pour it into my Zass hopper and shut it back up. They taste great all 
the way through.
<Snip>
Sure it is occurring, but if you use them within three days, they are 
simply rested and haven't had a chance to stale much. I doubt what you 
store them in aside from an open container wouldn't make a noticeable 
difference. So if they are roasting in something that roast 3oz at a 
time, there isn't much chance for stale taste to develop. IOW, the next 
gas station isn't 30 miles away, it is 5. So there's no hurry. :)
But the value bags have worked great for me if we are talking about 
roasting and drinking the beans within the 10-13 day window of peak 
flavors. Longer term storage than that might require some extra steps to 
not end up with stale coffee, I would agree.
As a matter of fact, my current cup of Guat. Huehue. La Maravilla I 
roasted last Tuesday still has that great Dutch cocoa flavor lingering 
on the tongue. Gotta love it. :)
-- 
Rick Copplehttp://www.copple.us/blog/

6) From: Ross
Dave,
I think the oxidation difference between a non vacuumed valve bag and a 
mason jar for a few days is more psychological effect than reality.  But it 
affects taste either way,  so .....go for it. 
Ross

7) From: Scott Marquardt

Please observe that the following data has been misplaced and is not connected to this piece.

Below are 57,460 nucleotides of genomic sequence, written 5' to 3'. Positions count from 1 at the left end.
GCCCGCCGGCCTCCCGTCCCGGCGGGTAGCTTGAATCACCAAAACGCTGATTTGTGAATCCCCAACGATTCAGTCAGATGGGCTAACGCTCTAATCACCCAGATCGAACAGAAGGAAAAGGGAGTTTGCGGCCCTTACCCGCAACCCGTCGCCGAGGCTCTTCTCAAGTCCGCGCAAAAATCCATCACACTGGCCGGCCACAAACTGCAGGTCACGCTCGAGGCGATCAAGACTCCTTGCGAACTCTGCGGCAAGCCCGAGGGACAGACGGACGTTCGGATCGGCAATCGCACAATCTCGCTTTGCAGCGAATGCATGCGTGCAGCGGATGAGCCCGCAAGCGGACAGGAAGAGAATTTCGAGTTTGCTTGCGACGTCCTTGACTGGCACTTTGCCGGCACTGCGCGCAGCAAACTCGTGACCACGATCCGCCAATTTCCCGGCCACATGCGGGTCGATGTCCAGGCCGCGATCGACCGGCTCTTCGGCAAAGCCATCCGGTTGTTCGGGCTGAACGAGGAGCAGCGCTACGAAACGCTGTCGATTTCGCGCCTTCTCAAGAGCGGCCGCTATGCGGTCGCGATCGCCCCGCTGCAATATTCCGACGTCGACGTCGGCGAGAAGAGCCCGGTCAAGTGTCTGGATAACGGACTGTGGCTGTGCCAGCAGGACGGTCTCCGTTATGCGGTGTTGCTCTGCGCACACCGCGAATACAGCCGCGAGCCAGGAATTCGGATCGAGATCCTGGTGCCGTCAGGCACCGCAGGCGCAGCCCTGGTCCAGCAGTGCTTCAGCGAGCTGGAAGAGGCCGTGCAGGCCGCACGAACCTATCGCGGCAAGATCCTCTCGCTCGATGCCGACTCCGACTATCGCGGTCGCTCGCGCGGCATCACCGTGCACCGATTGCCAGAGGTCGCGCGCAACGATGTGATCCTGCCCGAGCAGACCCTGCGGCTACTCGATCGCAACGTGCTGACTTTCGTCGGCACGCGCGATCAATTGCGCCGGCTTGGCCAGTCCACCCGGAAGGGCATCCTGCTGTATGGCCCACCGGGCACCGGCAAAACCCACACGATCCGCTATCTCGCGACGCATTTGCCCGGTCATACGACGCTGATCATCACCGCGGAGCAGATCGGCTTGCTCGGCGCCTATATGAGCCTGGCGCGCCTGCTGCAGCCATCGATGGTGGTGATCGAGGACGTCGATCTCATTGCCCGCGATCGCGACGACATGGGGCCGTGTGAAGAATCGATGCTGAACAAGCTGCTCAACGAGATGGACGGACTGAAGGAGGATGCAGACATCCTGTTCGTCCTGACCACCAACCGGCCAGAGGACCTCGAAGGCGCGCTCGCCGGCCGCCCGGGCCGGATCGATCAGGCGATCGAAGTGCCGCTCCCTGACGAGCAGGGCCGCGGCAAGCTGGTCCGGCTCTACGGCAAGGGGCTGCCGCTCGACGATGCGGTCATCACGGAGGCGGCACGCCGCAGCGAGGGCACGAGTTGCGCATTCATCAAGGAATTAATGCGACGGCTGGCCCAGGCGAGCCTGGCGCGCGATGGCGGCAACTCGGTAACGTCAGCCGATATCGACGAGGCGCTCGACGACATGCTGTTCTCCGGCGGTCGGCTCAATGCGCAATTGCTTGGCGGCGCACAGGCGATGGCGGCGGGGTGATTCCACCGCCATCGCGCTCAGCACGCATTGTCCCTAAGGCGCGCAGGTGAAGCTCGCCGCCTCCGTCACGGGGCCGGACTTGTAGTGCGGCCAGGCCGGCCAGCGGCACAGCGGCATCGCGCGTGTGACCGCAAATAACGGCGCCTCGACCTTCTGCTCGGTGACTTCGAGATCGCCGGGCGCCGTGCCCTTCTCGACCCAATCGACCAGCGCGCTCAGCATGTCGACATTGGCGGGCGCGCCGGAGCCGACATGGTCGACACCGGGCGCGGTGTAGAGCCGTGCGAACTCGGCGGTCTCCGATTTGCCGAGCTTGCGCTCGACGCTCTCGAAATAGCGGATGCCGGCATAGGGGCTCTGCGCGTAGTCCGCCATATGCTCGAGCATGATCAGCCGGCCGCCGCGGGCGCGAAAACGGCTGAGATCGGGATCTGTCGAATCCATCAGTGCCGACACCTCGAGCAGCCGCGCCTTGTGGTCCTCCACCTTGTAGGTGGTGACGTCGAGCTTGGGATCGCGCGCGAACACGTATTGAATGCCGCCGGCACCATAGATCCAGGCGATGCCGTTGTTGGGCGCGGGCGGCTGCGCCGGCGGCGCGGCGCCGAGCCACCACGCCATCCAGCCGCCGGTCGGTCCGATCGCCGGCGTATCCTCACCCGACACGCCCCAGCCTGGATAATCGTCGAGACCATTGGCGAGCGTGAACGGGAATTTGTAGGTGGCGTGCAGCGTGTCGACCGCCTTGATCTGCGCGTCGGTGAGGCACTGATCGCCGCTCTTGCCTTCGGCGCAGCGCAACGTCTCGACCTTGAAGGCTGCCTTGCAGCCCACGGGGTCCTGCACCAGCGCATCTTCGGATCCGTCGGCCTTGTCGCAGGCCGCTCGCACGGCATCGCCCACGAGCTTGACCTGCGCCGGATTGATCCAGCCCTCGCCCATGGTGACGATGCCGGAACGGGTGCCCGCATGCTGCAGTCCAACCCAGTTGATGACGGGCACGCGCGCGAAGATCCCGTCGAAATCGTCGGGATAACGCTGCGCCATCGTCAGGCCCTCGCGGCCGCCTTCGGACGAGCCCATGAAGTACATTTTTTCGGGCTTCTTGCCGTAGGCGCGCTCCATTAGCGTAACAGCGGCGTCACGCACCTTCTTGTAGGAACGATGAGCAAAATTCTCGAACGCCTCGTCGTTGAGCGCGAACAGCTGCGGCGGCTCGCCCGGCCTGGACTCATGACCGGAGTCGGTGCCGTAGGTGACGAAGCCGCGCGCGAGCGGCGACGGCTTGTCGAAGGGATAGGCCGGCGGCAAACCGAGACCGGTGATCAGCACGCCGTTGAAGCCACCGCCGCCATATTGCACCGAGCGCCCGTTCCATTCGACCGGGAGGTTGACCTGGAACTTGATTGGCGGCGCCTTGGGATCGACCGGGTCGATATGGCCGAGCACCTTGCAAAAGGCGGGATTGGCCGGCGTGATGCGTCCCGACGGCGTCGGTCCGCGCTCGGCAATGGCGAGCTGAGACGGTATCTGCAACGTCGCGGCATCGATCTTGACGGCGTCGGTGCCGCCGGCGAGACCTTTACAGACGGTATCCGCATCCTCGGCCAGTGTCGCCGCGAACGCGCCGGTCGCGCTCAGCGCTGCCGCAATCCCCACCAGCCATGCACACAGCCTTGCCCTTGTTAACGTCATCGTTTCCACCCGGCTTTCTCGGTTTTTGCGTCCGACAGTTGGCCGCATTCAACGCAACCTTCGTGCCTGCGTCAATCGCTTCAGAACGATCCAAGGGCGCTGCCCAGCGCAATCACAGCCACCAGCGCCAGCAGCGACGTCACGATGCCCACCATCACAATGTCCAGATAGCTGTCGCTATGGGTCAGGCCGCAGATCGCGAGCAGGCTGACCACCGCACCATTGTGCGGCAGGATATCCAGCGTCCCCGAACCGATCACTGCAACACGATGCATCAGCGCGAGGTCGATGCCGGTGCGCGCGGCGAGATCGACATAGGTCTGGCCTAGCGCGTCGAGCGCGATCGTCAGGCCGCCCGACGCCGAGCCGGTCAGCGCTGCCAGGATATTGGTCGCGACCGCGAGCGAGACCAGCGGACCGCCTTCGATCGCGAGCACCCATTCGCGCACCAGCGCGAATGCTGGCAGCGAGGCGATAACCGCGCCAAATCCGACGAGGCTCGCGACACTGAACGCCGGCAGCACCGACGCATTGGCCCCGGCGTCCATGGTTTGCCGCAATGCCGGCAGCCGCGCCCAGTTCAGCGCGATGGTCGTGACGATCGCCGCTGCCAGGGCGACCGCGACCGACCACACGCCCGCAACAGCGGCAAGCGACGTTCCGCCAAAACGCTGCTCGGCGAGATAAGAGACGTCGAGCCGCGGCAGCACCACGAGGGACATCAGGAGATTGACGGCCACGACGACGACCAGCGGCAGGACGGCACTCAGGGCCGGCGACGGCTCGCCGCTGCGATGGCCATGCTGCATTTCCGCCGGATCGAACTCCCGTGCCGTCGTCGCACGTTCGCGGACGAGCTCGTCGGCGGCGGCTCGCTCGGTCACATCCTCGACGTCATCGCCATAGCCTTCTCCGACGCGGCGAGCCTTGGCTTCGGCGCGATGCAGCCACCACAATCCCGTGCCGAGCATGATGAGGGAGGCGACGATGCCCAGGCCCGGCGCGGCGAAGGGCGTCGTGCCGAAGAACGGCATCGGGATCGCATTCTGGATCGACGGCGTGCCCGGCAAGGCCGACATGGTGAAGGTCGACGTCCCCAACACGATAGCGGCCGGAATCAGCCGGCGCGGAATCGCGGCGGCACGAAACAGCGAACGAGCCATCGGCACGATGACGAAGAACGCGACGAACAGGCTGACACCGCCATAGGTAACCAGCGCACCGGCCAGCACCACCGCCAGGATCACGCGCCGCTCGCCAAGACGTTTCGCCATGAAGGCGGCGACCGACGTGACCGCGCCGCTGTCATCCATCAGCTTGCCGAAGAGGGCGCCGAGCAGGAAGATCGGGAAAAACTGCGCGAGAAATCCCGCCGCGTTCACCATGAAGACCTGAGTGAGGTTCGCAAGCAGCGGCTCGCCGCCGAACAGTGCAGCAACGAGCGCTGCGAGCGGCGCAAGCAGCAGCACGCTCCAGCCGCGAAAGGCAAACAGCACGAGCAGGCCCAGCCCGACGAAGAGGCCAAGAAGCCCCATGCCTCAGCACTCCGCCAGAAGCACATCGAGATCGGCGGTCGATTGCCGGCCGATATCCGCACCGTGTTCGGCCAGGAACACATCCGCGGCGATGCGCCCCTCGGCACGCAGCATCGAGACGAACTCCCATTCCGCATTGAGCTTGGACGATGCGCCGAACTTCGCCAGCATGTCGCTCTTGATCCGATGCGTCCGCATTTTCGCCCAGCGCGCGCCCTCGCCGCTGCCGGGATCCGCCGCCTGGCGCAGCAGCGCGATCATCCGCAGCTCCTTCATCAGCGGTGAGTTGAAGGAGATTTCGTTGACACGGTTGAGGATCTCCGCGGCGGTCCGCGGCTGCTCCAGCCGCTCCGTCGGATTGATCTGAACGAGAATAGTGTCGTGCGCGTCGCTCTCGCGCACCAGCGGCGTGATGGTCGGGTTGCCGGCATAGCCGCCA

Well, I don't know about that.
Just here, "for a few days" is a phrase intended to connote a negligible
effect with regard to staling. Yet in most threads on the list, "a few days"
signifies the difference between a nondescript cup and a blueberry bouquet.
One thing I don't know (I've got everything else covered ;-)  is what the
threshold for staling detection might be. I guess someone would have to
blind cup beans stored under varying circumstances.
Think of it this way -- resting is at least more than tangentially related
to outgassing of CO2, whereas staling has more to do with exposure to O2 at
reactive temperatures (room temperature being the most common). One relation
between them is the extent to which the outgassing of CO2 can impede beans'
exposure to O2 by displacement. On the other hand, the introduction of O2 by
means of sub-optimal storage will have little effect on outgassing (and
thus, I humor my ignorance, little effect on resting) but will certainly
exacerbate oxidation of reactive components of the roasted bean.
Did I just say anything? I can't even tell.
LOL
- S
On 7/31/07, Ross  wrote:
<Snip>

8) From: Ross
This is a multi-part message in MIME format.
Scott,
Yes, I think you agreed with me. 
Ross

9) From: raymanowen
Some things have to be seen to be believed. The following allegory will
never acted out on my beans, hence will never be seen. Credulity would be
the only basis for believing, lacking the reality: